The editing of Don’t Look Now also contributes greatly to the audience’s impression of the strength and love of John and Laura’s relationship, and closeness of the family. For example, in the beginning of the film, Laura puts her hand to her mouth and there is a graphic match cut to Christine making a similar gesture outside as she plays, and in the same sequence as Christine throws her ball in the air there is a cut matching this motion to John throwing a packet of cigarettes to Laura. Shots of this type help to emphasise the closeness of the family and show them as intrinsically linked members of a unit.  In John and Laura’s sex scene this feeling of love and tenderness is deepened as shots of their lovemaking are cross-cut with them getting dressed and preparing to go out together afterwards. The passion and intensity of their lovemaking is juxtaposed with the normality and peacefulness of their preparations for the evening, and the association created by the use of these images is that there is love and tenderness in even the more banal aspects of the Baxter’s relationship, and again we see the film’s associative editing in action.

Thrashing rain dissolving to a shot of the glassy, unseeing eyes of Heather

There are many other examples of editing of this type throughout Don’t Look Now, and generally work towards creating a feeling of uncertainty and ambiguity in what we are seeing, leading us (like John) to the wrong conclusions.  One such example is when John is in a police inspector’s office and talking to him about Heather and Wendy. The inspector looks off-frame, and there is a cut to the two sisters outside in a courtyard seen through the window as if matched to the inspector’s eyeline, but we cannot be sure if this is what the inspector sees as he passes no comment on it. This type of editing, where we are shown carefully selected images which create specific associations, cause the audience to react in a certain way, though we do not realise the true nature of these images and their importance until the film’s conclusion.

A further two examples of this type of ambiguity are delivered through shots of the sisters placed at opportune and sinister moments. The first example comes as Laura implores John to come visit Heather and Wendy with her as they attempt to contact Christine, and John refuses. Laura says, “She’s going to try and reach her.” and there is a cut to the sisters laughing uproariously in their room, then back to John and Laura’s conversation. This of course appears unsettling, as if the laughter is in the face of Laura’s comment, but no ulterior motives are revealed during Laura’s visit to the sisters. A second example occurs when John is working and inspecting mosaics which had recently arrived. As he climbs the ladder to the platform high above a shot of Wendy laughing is superimposed over him, These shots associate the sisters as something sinister and underhand, to be suspicious of, but as we will come to see by the film’s end, this is not necessarily the case.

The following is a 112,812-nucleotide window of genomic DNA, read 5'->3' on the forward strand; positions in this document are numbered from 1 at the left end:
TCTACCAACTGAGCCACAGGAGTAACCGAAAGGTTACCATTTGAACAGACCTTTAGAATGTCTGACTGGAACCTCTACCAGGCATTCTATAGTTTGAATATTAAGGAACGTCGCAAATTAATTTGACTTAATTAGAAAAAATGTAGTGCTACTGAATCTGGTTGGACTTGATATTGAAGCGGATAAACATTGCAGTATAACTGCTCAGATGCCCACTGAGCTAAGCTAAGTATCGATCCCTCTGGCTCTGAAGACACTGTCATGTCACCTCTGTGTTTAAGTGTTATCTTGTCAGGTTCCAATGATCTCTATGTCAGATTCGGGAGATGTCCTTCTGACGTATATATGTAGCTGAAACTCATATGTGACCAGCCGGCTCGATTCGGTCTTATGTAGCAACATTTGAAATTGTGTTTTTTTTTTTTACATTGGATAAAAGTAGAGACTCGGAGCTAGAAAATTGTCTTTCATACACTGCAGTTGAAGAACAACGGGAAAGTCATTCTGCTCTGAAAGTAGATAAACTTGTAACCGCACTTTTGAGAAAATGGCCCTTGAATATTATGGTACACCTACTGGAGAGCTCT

Wendy laughing, ominously superimposed on a shot of John ascending a tall ladder

Though we have been shown many images throughout the film that have created specific associations in our minds, we will come to realise what was important and what was misleading through the sequence at the end of the film in which John is murdered. A small woman in a red coat slashes at John’s throat and as his death throes are intercut with images we have seen throughout the film, as if to remind us what we have seen throughout the film and where we went wrong in coming to the same conclusions as John in the film. We see Laura, Christine, their son Johnny, Heather, images of the water of Venice and the pond in which Laura drowned, the slide with the red hooded figure, glass breaking and rainfall, as well as the film’s previous associations for images of glass reiterated with a graphic match cut from John breaking a pane of glass with his foot to the shot of his son Johnny running over a pane of glass in the garden we saw early in the film. Through the associative editing throughout the film we are misled, just as John was, that the figure in the red coat was Christine and this slide show of images as he dies shows us the associations we had made may not have been as clear or telling as we thought. The choice of shots throughout the film, their placement and length and the juxtaposition created by these choices all contribute to the power of the associations they create in our minds such as in the examples throughout this post, and show Don’t Look Now’s power to be in its editing. It’s a fairly simple story, but told and shown to us in such an incredible way. I struggle to think of a film which has editing quite like Don’t Look Now. If there are any others done quite so well, I’d love to see them.